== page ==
"It would take a rather dramatic change" to
adjust the tapering of the Fed's monthly bond purchases, Dennis
Lockhart, president of the Federal Reserve Bank of Atlanta, said
in the Saudi capital.
Echoing other recent comments by Fed officials, Lockhart also
said the Fed would be likely to use a broader mix of policy
tools in future, relying less heavily on the overnight federal
Lockhart, who said he was speaking in his personal capacity,
does not have a vote this year on the Fed's policy-setting board
but he participates in its discussions and is considered to be
near the center of its policy spectrum.
The Fed began scaling back its bond-buying program - aimed at
pushing down borrowing costs - in recent months amid signs of an
upturn in the jobs market.
It is currently buying $45 billion each month, a figure Lockhart
said on Sunday in a speech in Dubai should fall to zero by the
central bank's October or December meeting.
The Fed introduced the bond purchases as an extra stimulus on
top of ultra-low overnight interest rates, which it has kept
near zero since late 2008 to help the U.S. economy recover from
a profound recession.
The central bank's primary tool for conducting monetary policy,
the Fed funds rate measures the interest at which commercial
banks lend money parked at the Fed to each other.
Lockhart told reporters that while the Fed funds rate still had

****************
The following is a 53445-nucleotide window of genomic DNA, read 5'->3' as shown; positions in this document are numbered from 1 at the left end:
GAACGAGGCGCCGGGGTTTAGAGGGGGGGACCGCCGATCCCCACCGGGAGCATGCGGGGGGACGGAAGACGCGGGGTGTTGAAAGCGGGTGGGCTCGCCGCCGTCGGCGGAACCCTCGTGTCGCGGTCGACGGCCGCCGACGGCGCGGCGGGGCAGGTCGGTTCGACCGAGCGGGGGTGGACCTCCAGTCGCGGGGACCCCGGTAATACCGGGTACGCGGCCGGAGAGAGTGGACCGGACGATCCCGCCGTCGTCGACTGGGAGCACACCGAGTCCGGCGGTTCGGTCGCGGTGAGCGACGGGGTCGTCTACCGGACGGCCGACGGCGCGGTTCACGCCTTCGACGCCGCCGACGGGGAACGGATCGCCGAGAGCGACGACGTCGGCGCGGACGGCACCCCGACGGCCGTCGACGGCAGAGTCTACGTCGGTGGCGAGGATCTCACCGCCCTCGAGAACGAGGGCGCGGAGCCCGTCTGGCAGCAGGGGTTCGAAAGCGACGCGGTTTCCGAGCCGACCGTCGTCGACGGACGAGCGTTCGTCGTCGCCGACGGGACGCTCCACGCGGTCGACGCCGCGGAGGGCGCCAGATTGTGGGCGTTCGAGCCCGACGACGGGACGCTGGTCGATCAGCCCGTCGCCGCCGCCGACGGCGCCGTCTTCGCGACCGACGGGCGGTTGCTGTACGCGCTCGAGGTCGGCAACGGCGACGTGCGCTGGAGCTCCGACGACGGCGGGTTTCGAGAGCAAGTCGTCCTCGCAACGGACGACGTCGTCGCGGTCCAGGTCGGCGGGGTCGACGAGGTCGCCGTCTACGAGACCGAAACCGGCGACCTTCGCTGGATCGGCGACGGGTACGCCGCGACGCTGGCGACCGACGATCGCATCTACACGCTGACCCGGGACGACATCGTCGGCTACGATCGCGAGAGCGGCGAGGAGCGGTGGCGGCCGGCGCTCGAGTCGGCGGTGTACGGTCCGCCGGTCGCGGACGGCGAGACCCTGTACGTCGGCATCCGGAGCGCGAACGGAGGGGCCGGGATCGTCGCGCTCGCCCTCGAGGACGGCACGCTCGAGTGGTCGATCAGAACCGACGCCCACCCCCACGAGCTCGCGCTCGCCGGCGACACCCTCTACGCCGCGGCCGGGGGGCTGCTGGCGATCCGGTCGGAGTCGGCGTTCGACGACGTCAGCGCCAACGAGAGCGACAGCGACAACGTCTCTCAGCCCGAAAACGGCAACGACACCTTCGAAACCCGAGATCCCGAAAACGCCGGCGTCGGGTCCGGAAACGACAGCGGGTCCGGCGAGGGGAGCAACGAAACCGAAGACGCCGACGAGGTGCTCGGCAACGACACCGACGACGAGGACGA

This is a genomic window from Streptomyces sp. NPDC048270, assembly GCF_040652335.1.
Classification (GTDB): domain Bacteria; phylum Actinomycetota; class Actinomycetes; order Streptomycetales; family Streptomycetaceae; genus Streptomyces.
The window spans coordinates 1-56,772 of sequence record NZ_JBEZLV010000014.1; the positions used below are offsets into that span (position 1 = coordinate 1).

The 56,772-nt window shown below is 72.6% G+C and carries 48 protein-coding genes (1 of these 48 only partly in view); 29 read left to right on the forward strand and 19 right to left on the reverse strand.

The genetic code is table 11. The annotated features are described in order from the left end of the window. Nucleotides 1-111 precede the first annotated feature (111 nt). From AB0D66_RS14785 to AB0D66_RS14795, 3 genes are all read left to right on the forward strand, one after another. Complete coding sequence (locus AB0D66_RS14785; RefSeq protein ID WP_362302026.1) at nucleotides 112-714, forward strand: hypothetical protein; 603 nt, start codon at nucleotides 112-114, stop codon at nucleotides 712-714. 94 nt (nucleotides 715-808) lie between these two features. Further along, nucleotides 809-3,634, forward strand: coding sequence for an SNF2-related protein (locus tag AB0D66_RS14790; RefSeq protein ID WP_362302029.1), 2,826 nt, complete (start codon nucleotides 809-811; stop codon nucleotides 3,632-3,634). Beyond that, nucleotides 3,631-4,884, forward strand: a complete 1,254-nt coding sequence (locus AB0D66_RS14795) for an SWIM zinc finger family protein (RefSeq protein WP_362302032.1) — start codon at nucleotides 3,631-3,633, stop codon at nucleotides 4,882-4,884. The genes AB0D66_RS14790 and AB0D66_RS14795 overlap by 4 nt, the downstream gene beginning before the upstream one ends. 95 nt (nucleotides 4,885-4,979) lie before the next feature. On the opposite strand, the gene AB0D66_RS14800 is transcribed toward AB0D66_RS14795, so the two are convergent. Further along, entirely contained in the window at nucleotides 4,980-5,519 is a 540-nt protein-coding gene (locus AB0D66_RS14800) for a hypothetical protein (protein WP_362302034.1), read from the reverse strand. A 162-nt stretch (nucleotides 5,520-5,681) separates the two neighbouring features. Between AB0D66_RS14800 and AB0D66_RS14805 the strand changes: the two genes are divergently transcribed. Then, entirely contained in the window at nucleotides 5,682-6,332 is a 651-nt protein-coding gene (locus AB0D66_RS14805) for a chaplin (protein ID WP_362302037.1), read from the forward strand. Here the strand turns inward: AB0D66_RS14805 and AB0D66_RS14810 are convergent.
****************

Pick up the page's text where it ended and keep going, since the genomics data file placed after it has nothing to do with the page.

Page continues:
a role in the policy mix, it might not be as dominant in future.
"There are some longer-term policy tools like term repos, term
reverse repos, and term deposits, so we would neutralize excess
reserves by paying a little bit more to a bank to effectively
sideline their reserves for a period of time," he said.
Dallas Fed chief Richard Fisher suggested last week that the
central bank could replace the Fed funds rate in the years
ahead, and other tools had been tested.
The U.S. economy hardly grew in the first quarter but has
gathered pace since.
Also on Sunday, Lockhart said he expected growth to accelerate
in the second quarter to an annual rate of 3 percent or more,
but it might not be clear for some time if the pick-up was
(Reporting by Angus McDowall; Writing by Martin Dokoupil;
Editing by Jeremy Gaunt and John Stonestreet)
[© 2014 Thomson Reuters. All rights
Copyright 2014 Reuters. All rights reserved. This material may not be published,
broadcast, rewritten or redistributed.